Expanding on the confusion around how the league is leveraged is comparisons to Major League Baseball’s full-fledged minor league farm system. It seems like there’s an assumption that a basketball minor league system should function in a similar manner. With the exception of the Yu Darvishes, Ichiros or Yoenis Cespedeses (all foreign-born players getting a late start in MLB), all MLBers spend some time in the minors. It’s not a rite of passage, but rather a natural progression that occurs in a game as technically nuanced as baseball. The stigma Berger referenced doesn’t exist in baseball; partly because it’s such a well-developed system utilized for prospect development, to rehab injured players, and fill out MLB rosters when injuries occur. Injuries happen in the NBA and teams scramble to sign players like DJ Augustin and Leandro Barbosa to ten-day contracts. The in-house infrastructure is still early in the development stages which is another reason the Cavs, like many NBA teams, are indecisive with a player like Bennett – or they’ve just been stunned into inaction by Bennett’s inability to assimilate.
In a piece from Mary Schmitt Boyer of The Plain Dealer (linked above), she writes, “the Cavs have resisted a Canton assignment, believing they can monitor his progress and development more carefully if he remains with the team.” This seems like an argument forged out of poor quality papier-mâché. Again, if the team doesn’t see the junior varsity as offering a real opportunity to help any player, not just second-round picks or unsigned rookies, then how much value is it really offering?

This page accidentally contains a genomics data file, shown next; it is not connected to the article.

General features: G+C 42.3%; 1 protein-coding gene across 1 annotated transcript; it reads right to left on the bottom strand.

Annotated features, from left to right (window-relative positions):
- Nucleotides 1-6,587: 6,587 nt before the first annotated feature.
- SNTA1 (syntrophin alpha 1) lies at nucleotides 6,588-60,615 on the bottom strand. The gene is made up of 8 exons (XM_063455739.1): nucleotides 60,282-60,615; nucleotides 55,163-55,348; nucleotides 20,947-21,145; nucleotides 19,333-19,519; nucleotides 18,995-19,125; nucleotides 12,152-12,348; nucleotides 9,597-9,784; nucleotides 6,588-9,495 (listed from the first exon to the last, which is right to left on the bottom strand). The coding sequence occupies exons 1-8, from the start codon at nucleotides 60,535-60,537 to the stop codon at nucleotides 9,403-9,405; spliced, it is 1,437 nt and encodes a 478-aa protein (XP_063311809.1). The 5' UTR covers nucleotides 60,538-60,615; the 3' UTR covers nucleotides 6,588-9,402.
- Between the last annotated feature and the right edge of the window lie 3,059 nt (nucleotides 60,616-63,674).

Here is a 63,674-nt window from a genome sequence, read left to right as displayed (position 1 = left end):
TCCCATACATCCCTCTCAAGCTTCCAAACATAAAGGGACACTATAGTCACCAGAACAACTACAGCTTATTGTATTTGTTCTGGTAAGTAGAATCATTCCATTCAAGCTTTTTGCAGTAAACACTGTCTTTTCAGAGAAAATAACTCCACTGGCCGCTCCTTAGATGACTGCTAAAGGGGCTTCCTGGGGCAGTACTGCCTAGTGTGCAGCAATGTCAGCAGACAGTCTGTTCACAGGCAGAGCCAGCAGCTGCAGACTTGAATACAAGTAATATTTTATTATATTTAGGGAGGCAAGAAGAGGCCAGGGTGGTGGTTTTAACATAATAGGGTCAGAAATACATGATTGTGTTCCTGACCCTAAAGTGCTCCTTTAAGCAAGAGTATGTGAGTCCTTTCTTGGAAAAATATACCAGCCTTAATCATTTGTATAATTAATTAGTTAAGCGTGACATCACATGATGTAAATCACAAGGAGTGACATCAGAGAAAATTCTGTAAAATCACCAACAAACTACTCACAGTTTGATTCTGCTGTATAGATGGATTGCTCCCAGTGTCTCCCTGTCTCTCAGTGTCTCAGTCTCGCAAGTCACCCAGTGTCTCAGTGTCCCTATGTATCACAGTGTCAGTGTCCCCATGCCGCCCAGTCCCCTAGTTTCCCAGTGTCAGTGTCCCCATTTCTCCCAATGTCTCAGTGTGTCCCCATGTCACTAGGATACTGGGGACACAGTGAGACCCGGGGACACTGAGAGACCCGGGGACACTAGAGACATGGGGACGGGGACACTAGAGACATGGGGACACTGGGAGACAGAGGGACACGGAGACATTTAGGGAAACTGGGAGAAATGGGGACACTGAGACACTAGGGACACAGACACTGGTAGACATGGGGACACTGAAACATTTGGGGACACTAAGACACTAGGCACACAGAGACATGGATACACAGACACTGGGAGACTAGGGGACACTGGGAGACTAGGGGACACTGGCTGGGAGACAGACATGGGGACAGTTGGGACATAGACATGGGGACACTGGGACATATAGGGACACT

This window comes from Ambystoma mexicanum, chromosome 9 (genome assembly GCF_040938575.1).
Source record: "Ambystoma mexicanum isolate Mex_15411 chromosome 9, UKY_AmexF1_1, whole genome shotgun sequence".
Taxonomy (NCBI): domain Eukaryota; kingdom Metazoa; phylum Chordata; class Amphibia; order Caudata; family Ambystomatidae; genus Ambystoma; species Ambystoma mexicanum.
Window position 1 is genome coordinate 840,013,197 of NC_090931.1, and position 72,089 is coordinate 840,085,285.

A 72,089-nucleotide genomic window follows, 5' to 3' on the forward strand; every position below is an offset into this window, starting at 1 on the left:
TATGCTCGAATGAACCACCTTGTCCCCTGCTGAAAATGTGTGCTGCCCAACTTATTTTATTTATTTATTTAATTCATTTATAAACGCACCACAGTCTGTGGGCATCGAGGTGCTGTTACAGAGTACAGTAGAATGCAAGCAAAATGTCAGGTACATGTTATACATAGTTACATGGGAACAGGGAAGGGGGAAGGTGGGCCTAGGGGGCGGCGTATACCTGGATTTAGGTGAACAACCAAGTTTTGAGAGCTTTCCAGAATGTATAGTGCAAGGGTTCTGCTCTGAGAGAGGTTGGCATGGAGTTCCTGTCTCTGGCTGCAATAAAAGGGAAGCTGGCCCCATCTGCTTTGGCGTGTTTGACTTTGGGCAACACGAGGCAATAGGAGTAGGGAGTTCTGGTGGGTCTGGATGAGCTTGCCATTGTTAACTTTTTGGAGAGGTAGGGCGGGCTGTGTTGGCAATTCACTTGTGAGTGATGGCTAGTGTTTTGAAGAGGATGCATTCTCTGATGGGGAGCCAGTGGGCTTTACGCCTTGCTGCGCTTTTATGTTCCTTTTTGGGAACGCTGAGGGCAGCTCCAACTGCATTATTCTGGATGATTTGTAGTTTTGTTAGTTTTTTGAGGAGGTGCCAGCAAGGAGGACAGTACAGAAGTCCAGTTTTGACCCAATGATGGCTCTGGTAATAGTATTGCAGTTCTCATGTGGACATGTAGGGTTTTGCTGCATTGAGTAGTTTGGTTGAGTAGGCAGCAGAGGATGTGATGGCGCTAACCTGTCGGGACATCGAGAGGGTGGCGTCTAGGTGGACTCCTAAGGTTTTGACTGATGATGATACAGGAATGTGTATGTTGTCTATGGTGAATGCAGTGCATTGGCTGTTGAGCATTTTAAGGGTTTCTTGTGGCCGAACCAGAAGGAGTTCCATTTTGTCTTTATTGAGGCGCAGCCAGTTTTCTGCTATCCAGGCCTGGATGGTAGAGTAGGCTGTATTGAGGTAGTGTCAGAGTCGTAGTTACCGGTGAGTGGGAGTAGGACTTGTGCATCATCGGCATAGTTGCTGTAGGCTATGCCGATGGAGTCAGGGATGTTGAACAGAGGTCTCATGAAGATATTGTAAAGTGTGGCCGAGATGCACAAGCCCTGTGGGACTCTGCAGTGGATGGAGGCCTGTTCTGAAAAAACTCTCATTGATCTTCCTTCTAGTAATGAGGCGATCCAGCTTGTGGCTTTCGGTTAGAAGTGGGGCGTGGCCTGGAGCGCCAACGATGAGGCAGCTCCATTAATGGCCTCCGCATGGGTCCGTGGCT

With all the uncertainty from the NBA and assumptions from fans, it still seems like the smartest move for the Cavs is to send the young man to Canton. Bennett, for all his shortcomings as a pro, is proving a healthy sense of modesty and a willingness to work through things at a lower level. A D-League assignment for Bennett would set a precedent in the NBA and be a progressive step forward for a franchise that has made its fair share of strangely-devised, ineffective decisions.